COVID-19 MEMORANDUM TO PATIENTS
March 13, 2020
The Center for Neurosciences works to be prepared for all types of infectious diseases such as flu or coronavirus. We want you to know more about our proactive steps to prepare. As part of these steps, we are asking that you please avoid bringing other people with you to your appointment unless it is necessary.
Since our specialists do not treat patients with acute respiratory infections, our policy is that no patients with fever and cough will be seen. We will help you reschedule the appointment. Please call us at 520.795.7750 or send a request via the Patient Portal.
PLEASE NOTE that special exceptions will be made for patients undergoing radiation therapy. If you are a patient who is receiving radiation therapy, please address any concerns with your radiation therapy team.
What to Expect
Notification. Confirmation messaging and entrance signage will be informing patients that CNS is instituting restrictions on evaluating patients who are acutely ill with respiratory symptoms such as fever, cough and shortness of breath
Identification. Patients are being screened at check-in for known COVID-19 symptoms and risk factors – fever, cough and shortness of breath. Our entrance signage also asks patients with these symptoms not to enter the building. All patients will have temperature taken when vitals are obtained. Patients with fever will not be seen and will be asked to reschedule their appointments.
Isolation. Patients who are coughing will immediately be offered a mask and will be placed in a private room as soon as possible. Patients who do not comply will not be seen.
What You Can Do
Avoid close contact with people who are sick.
Avoid touching your eyes, nose, and mouth.
Stay home when you are sick.
Cover your cough or sneeze with a tissue, then throw the tissue in the trash.
Clean and disinfect frequently touched objects and surfaces using a regular household cleaning spray or wipe.
Wash your hands often with soap and water for at least 20 seconds. If soap and water are not readily available, use an alcohol-based hand sanitizer with at least 60% alcohol. Always wash hands with soap and water if hands are visibly dirty.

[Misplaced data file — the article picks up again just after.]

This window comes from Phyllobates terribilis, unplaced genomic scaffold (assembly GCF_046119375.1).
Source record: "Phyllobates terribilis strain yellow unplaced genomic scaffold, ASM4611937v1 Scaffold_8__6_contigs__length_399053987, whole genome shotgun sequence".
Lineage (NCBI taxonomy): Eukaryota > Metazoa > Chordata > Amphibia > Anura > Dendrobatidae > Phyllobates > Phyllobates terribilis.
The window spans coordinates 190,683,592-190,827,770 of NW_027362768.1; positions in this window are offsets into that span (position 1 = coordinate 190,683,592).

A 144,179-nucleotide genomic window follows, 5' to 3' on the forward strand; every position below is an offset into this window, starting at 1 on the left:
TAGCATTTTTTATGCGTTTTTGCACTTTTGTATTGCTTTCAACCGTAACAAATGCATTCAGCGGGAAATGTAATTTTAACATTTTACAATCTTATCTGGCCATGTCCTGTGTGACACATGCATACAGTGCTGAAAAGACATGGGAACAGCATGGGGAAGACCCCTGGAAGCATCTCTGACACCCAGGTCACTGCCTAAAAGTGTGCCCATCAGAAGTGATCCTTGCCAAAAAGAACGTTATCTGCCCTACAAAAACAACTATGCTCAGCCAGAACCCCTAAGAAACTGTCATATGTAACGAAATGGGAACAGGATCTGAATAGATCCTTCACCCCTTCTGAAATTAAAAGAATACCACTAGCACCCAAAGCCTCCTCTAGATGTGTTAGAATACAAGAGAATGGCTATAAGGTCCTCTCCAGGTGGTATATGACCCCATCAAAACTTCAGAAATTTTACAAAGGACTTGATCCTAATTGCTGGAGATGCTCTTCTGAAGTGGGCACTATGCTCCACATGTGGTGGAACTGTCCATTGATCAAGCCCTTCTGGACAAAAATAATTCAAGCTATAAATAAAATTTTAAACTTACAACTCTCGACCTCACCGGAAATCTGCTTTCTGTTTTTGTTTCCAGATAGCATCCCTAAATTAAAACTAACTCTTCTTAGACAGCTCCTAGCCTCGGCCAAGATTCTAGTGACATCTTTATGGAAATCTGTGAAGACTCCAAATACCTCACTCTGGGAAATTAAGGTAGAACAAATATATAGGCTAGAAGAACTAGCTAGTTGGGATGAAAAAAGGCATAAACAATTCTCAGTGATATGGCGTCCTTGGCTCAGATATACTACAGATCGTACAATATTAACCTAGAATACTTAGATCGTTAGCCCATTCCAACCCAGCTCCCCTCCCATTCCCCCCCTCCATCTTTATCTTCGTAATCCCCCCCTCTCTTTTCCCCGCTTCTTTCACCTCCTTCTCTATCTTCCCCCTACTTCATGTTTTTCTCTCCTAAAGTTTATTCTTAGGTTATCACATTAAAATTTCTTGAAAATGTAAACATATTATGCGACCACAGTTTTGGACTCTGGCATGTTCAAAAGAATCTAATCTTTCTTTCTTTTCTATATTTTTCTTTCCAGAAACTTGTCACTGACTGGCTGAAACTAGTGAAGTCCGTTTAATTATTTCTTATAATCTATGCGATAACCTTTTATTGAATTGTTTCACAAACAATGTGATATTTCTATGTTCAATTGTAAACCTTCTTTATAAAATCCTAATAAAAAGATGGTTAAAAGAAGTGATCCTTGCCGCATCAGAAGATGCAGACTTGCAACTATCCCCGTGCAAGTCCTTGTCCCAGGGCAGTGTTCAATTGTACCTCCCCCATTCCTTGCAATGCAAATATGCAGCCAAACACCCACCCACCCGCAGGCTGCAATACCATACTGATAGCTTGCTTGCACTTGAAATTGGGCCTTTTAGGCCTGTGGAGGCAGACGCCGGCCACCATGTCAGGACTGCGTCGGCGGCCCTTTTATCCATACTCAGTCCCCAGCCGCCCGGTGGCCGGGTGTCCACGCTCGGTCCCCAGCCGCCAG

We are working to keep our patients and our community safe and healthy.
THE CENTER FOR NEUROSCIENCES is home to Southern Arizona’s largest and longest standing group practice dedicated to the treatment of neurological disorders. Our aim is to provide the highest-quality neurological care– the same level of care we would want for ourselves or our loved ones.
As we continue our efforts in providing our patients with the highest quality care, we are constantly looking for ways to improve your healthcare experience. To that end, our practice offers My Health Online Patient Portal. This Secure Patient Portal enables our patients to request prescription refills, send messages to providers, make payments and communicate with our practice easily, safely, and securely over the internet.
If you are interested in joining our Secure Patient Portal or for additional information, please click below.
My Health Online
Each Brain Matters
The Center for Neurosciences Foundation
The Center for Neurosciences Foundation is the brain child of several Neurologists, Neurosurgeons, and Pediatric Neurologists from the Center for Neurosciences. We created this non-profit foundation in 2010 to support research and education in the neurosciences and to raise awareness of diseases of the nervous system. Our mission includes engaging people in learning about development and lifelong care of the brain and nervous system.
News & Events
"The decreased rate in stroke probably has to do with the fact that we've become much better at treating the known risk factors for stroke," said Dr. David Teeple, a Center for Neurosciences neurologist. "The reason there's an increase of people under the age of 50 probably is mirroring or has to do with this epidemic of obesity." KVOA | KVOA.com | Tucson, Arizona
"He was within a hairs breath from being dead," said Kurt Schroeder, MD. "It was as though his brain had recovered from this massive increase in the clot and now was starting to work again and the next morning he looked better and it was then we took him to the OR got him coiled, evacuated the clot and started his recovery." KVOA | KVOA.com | Tucson, Arizona
On Friday, May 15th, Nadia Fike, MD, PhD and Jyotsna Sahni, MD will discuss all the different biological events taking place in the first few months of pregnancy. RSVP at 520.529.5211. 2:00 p.m. to 3:00 p.m. at The Core at La Encantada.